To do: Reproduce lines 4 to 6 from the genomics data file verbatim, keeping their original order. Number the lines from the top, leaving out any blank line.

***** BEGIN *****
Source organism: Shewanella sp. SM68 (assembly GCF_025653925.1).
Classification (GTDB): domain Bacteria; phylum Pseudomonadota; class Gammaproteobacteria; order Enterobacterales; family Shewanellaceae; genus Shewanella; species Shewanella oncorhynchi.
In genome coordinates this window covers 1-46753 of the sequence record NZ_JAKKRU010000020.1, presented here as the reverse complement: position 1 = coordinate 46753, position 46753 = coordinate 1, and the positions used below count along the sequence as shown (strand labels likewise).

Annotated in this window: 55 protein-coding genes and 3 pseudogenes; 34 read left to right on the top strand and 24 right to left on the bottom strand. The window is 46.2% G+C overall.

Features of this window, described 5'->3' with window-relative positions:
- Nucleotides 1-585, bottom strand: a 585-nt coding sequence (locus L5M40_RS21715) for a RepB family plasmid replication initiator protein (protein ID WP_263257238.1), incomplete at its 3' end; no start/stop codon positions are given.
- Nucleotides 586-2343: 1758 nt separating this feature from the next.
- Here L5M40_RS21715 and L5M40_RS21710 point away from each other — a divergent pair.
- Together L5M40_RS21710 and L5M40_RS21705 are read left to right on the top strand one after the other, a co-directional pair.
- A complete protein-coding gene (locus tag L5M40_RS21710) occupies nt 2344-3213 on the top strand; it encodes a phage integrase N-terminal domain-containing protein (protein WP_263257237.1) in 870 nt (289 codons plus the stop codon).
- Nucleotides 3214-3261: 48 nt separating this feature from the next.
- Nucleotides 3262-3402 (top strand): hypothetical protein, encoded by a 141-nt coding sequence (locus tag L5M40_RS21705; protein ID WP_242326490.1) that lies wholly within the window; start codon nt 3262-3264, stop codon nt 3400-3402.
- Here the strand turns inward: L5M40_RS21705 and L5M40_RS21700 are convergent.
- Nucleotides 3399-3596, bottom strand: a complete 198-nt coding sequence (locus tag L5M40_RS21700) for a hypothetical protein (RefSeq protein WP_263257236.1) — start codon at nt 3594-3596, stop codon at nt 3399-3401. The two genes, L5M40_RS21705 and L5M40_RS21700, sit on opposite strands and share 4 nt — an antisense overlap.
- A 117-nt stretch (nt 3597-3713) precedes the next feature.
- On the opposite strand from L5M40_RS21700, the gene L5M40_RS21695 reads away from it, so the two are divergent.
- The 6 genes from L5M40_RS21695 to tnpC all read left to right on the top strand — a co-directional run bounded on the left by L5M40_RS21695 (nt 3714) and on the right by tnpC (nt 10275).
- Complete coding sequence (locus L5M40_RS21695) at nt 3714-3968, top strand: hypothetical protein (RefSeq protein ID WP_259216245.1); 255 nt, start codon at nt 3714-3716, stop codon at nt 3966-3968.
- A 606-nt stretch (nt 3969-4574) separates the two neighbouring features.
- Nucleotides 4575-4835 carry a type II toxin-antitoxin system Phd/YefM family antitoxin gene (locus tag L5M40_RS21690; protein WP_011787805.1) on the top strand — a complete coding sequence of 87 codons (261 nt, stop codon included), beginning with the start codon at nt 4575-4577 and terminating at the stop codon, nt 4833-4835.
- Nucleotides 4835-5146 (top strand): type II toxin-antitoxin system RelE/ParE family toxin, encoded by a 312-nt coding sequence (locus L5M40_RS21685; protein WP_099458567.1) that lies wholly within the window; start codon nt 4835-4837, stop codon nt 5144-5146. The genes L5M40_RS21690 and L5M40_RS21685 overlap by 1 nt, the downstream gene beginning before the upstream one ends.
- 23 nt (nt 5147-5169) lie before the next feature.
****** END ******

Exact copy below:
Annotated in this window: 55 protein-coding genes and 3 pseudogenes; 34 read left to right on the top strand and 24 right to left on the bottom strand. The window is 46.2% G+C overall.

Features of this window, described 5'->3' with window-relative positions:
- Nucleotides 1-585, bottom strand: a 585-nt coding sequence (locus L5M40_RS21715) for a RepB family plasmid replication initiator protein (protein ID WP_263257238.1), incomplete at its 3' end; no start/stop codon positions are given.